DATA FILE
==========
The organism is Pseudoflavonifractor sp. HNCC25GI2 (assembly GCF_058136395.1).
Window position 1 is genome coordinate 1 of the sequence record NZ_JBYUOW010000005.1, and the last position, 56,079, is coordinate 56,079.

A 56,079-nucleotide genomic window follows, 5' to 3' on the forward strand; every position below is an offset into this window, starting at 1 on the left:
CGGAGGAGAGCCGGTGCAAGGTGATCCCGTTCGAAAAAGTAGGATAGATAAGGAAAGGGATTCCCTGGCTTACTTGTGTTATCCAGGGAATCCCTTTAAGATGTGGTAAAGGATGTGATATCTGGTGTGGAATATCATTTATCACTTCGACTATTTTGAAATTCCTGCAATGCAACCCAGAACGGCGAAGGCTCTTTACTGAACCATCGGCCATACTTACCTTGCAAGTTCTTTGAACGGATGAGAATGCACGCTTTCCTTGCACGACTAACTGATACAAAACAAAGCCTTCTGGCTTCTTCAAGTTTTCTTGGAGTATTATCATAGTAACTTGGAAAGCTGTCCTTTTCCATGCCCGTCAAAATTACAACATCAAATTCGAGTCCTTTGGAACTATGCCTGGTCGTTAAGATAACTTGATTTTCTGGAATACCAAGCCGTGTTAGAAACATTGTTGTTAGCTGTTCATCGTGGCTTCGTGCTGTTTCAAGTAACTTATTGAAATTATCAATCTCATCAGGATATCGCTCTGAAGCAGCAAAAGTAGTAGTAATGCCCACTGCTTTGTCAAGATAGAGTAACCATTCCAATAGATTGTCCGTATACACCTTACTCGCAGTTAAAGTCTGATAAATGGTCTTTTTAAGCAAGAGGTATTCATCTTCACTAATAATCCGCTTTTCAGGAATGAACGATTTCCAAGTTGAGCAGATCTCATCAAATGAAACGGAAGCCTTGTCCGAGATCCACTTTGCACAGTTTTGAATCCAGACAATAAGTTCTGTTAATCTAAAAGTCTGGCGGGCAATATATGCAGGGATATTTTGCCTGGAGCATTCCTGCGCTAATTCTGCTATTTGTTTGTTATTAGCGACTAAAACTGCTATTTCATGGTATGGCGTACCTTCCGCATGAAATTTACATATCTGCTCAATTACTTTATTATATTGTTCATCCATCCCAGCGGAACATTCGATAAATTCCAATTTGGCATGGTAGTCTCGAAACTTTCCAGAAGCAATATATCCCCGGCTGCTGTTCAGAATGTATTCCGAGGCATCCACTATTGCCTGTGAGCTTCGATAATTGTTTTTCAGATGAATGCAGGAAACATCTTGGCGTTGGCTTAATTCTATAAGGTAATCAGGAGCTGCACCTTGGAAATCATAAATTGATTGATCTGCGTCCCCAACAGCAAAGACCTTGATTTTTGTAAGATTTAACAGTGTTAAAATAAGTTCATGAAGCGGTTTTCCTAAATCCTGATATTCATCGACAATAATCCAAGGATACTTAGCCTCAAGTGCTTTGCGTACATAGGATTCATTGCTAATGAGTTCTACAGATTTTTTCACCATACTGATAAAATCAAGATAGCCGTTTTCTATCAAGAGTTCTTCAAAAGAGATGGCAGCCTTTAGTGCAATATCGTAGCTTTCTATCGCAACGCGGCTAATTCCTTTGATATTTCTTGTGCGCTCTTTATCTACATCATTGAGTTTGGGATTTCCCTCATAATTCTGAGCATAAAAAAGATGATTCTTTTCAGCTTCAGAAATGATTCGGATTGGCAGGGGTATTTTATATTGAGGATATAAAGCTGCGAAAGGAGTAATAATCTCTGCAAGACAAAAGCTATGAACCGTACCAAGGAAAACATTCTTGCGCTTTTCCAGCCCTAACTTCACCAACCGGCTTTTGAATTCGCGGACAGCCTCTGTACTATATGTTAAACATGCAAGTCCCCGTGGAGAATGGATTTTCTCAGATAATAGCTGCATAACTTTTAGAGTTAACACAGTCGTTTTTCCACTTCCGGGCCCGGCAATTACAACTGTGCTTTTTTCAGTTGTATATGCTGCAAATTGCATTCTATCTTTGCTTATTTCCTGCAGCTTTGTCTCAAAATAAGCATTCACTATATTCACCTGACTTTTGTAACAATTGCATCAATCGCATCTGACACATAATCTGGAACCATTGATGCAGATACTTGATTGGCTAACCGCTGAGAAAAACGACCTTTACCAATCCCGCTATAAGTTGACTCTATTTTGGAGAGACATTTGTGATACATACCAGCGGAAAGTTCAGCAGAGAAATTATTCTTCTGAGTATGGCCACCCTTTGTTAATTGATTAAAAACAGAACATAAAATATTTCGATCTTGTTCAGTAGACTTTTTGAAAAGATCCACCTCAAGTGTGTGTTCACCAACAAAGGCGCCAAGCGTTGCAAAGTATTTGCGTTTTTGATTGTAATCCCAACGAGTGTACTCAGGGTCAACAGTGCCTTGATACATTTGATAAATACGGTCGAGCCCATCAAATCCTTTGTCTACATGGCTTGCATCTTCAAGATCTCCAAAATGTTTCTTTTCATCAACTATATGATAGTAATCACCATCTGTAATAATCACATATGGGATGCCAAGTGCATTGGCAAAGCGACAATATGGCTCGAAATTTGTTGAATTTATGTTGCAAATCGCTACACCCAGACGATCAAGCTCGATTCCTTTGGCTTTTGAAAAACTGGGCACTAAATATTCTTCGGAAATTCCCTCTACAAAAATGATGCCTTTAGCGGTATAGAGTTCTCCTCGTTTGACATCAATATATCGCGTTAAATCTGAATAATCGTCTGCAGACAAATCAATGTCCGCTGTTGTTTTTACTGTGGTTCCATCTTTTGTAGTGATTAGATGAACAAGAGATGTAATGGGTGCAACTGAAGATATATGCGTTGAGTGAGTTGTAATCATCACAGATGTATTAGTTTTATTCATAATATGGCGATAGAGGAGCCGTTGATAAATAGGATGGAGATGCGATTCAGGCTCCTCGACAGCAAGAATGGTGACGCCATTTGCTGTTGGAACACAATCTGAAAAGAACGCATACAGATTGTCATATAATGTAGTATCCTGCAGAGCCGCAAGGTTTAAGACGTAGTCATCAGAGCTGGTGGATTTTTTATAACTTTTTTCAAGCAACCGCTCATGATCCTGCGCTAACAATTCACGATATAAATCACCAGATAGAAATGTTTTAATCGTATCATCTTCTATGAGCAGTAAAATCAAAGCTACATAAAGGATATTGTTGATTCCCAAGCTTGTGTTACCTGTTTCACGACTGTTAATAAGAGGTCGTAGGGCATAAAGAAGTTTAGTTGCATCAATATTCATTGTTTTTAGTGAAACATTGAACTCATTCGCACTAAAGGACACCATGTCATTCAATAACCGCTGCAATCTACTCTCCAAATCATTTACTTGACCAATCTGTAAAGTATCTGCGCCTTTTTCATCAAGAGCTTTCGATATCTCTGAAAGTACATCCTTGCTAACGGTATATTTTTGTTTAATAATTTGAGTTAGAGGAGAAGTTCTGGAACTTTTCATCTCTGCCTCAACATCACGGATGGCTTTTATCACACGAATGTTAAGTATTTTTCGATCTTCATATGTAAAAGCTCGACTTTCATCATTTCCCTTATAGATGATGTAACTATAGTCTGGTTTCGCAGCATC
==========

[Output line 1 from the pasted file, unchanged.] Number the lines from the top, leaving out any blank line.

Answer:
The organism is Pseudoflavonifractor sp. HNCC25GI2 (assembly GCF_058136395.1).